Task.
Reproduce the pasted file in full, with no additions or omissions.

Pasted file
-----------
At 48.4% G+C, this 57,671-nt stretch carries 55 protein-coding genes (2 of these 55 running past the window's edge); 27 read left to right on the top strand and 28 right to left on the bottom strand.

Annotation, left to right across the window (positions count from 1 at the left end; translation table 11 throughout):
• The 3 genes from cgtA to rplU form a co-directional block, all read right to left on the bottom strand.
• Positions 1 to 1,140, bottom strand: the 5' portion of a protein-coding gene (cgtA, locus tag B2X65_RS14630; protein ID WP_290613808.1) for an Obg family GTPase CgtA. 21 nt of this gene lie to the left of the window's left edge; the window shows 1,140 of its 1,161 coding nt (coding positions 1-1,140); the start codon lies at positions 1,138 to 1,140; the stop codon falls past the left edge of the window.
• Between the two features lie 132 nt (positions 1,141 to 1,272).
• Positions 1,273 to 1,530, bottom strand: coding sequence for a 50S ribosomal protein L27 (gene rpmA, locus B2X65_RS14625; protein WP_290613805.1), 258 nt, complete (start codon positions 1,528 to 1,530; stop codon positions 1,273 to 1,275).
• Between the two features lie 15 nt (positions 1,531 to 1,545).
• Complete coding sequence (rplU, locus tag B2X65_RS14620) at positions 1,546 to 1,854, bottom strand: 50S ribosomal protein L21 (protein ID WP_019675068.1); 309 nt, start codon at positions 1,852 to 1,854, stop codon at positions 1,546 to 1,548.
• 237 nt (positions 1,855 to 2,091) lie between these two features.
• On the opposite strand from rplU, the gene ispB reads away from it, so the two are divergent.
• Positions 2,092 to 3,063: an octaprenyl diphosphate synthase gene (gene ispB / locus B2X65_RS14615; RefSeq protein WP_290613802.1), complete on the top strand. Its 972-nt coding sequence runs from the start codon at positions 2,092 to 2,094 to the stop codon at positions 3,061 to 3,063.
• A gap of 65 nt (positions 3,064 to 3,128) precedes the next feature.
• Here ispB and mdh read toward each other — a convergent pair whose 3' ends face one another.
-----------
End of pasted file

At 48.4% G+C, this 57,671-nt stretch carries 55 protein-coding genes (2 of these 55 running past the window's edge); 27 read left to right on the top strand and 28 right to left on the bottom strand.

Annotation, left to right across the window (positions count from 1 at the left end; translation table 11 throughout):
• The 3 genes from cgtA to rplU form a co-directional block, all read right to left on the bottom strand.
• Positions 1 to 1,140, bottom strand: the 5' portion of a protein-coding gene (cgtA, locus tag B2X65_RS14630; protein ID WP_290613808.1) for an Obg family GTPase CgtA. 21 nt of this gene lie to the left of the window's left edge; the window shows 1,140 of its 1,161 coding nt (coding positions 1-1,140); the start codon lies at positions 1,138 to 1,140; the stop codon falls past the left edge of the window.
• Between the two features lie 132 nt (positions 1,141 to 1,272).
• Positions 1,273 to 1,530, bottom strand: coding sequence for a 50S ribosomal protein L27 (gene rpmA, locus B2X65_RS14625; protein WP_290613805.1), 258 nt, complete (start codon positions 1,528 to 1,530; stop codon positions 1,273 to 1,275).
• Between the two features lie 15 nt (positions 1,531 to 1,545).
• Complete coding sequence (rplU, locus tag B2X65_RS14620) at positions 1,546 to 1,854, bottom strand: 50S ribosomal protein L21 (protein ID WP_019675068.1); 309 nt, start codon at positions 1,852 to 1,854, stop codon at positions 1,546 to 1,548.
• 237 nt (positions 1,855 to 2,091) lie between these two features.
• On the opposite strand from rplU, the gene ispB reads away from it, so the two are divergent.
• Positions 2,092 to 3,063: an octaprenyl diphosphate synthase gene (gene ispB / locus B2X65_RS14615; RefSeq protein WP_290613802.1), complete on the top strand. Its 972-nt coding sequence runs from the start codon at positions 2,092 to 2,094 to the stop codon at positions 3,061 to 3,063.
• A gap of 65 nt (positions 3,064 to 3,128) precedes the next feature.
• Here ispB and mdh read toward each other — a convergent pair whose 3' ends face one another.